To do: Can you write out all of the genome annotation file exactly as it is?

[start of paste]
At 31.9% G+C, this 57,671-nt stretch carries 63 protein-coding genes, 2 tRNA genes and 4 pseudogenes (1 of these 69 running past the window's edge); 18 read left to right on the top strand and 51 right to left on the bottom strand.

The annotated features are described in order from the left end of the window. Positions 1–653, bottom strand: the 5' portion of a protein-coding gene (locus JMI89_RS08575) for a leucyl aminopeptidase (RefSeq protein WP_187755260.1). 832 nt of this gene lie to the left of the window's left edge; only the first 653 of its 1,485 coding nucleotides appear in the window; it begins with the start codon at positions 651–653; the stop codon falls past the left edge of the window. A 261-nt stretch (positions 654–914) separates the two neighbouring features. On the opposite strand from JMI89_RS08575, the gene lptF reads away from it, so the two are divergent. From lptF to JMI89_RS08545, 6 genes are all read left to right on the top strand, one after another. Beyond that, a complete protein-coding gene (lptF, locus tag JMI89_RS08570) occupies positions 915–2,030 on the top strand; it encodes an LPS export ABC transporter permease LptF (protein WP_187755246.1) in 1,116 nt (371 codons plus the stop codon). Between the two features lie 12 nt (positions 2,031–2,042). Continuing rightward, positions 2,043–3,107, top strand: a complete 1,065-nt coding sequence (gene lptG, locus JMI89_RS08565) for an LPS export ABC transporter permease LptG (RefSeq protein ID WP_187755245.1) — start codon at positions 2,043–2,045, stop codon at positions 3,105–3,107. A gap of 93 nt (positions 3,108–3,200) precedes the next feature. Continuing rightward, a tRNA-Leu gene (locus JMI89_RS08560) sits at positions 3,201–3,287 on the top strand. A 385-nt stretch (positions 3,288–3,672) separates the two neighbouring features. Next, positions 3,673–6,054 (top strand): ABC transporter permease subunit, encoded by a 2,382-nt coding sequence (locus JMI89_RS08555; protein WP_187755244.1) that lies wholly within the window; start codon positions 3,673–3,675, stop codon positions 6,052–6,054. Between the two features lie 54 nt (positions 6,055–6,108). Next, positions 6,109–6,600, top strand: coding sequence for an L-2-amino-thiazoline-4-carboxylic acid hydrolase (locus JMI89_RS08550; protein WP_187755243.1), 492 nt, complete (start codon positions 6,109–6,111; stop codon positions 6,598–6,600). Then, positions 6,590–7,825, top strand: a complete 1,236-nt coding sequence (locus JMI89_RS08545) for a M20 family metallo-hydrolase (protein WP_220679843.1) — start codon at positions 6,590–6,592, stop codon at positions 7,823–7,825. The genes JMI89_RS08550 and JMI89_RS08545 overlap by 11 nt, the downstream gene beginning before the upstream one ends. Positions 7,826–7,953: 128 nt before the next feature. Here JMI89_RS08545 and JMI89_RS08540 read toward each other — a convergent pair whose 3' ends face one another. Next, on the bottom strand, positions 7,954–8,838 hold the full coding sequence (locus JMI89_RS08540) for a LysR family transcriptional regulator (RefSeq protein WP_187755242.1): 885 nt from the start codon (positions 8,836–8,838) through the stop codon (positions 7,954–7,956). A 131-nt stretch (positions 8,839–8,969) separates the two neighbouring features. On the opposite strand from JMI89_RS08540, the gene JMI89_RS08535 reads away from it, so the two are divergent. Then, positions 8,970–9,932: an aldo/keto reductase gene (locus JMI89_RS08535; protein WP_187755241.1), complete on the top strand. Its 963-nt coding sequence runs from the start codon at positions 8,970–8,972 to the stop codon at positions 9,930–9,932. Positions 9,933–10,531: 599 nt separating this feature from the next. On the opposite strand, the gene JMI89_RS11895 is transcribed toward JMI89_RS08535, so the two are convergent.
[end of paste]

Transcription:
At 31.9% G+C, this 57,671-nt stretch carries 63 protein-coding genes, 2 tRNA genes and 4 pseudogenes (1 of these 69 running past the window's edge); 18 read left to right on the top strand and 51 right to left on the bottom strand.

The annotated features are described in order from the left end of the window. Positions 1–653, bottom strand: the 5' portion of a protein-coding gene (locus JMI89_RS08575) for a leucyl aminopeptidase (RefSeq protein WP_187755260.1). 832 nt of this gene lie to the left of the window's left edge; only the first 653 of its 1,485 coding nucleotides appear in the window; it begins with the start codon at positions 651–653; the stop codon falls past the left edge of the window. A 261-nt stretch (positions 654–914) separates the two neighbouring features. On the opposite strand from JMI89_RS08575, the gene lptF reads away from it, so the two are divergent. From lptF to JMI89_RS08545, 6 genes are all read left to right on the top strand, one after another. Beyond that, a complete protein-coding gene (lptF, locus tag JMI89_RS08570) occupies positions 915–2,030 on the top strand; it encodes an LPS export ABC transporter permease LptF (protein WP_187755246.1) in 1,116 nt (371 codons plus the stop codon). Between the two features lie 12 nt (positions 2,031–2,042). Continuing rightward, positions 2,043–3,107, top strand: a complete 1,065-nt coding sequence (gene lptG, locus JMI89_RS08565) for an LPS export ABC transporter permease LptG (RefSeq protein ID WP_187755245.1) — start codon at positions 2,043–2,045, stop codon at positions 3,105–3,107. A gap of 93 nt (positions 3,108–3,200) precedes the next feature. Continuing rightward, a tRNA-Leu gene (locus JMI89_RS08560) sits at positions 3,201–3,287 on the top strand. A 385-nt stretch (positions 3,288–3,672) separates the two neighbouring features. Next, positions 3,673–6,054 (top strand): ABC transporter permease subunit, encoded by a 2,382-nt coding sequence (locus JMI89_RS08555; protein WP_187755244.1) that lies wholly within the window; start codon positions 3,673–3,675, stop codon positions 6,052–6,054. Between the two features lie 54 nt (positions 6,055–6,108). Next, positions 6,109–6,600, top strand: coding sequence for an L-2-amino-thiazoline-4-carboxylic acid hydrolase (locus JMI89_RS08550; protein WP_187755243.1), 492 nt, complete (start codon positions 6,109–6,111; stop codon positions 6,598–6,600). Then, positions 6,590–7,825, top strand: a complete 1,236-nt coding sequence (locus JMI89_RS08545) for a M20 family metallo-hydrolase (protein WP_220679843.1) — start codon at positions 6,590–6,592, stop codon at positions 7,823–7,825. The genes JMI89_RS08550 and JMI89_RS08545 overlap by 11 nt, the downstream gene beginning before the upstream one ends. Positions 7,826–7,953: 128 nt before the next feature. Here JMI89_RS08545 and JMI89_RS08540 read toward each other — a convergent pair whose 3' ends face one another. Next, on the bottom strand, positions 7,954–8,838 hold the full coding sequence (locus JMI89_RS08540) for a LysR family transcriptional regulator (RefSeq protein WP_187755242.1): 885 nt from the start codon (positions 8,836–8,838) through the stop codon (positions 7,954–7,956). A 131-nt stretch (positions 8,839–8,969) separates the two neighbouring features. On the opposite strand from JMI89_RS08540, the gene JMI89_RS08535 reads away from it, so the two are divergent. Then, positions 8,970–9,932: an aldo/keto reductase gene (locus JMI89_RS08535; protein WP_187755241.1), complete on the top strand. Its 963-nt coding sequence runs from the start codon at positions 8,970–8,972 to the stop codon at positions 9,930–9,932. Positions 9,933–10,531: 599 nt separating this feature from the next. On the opposite strand, the gene JMI89_RS11895 is transcribed toward JMI89_RS08535, so the two are convergent.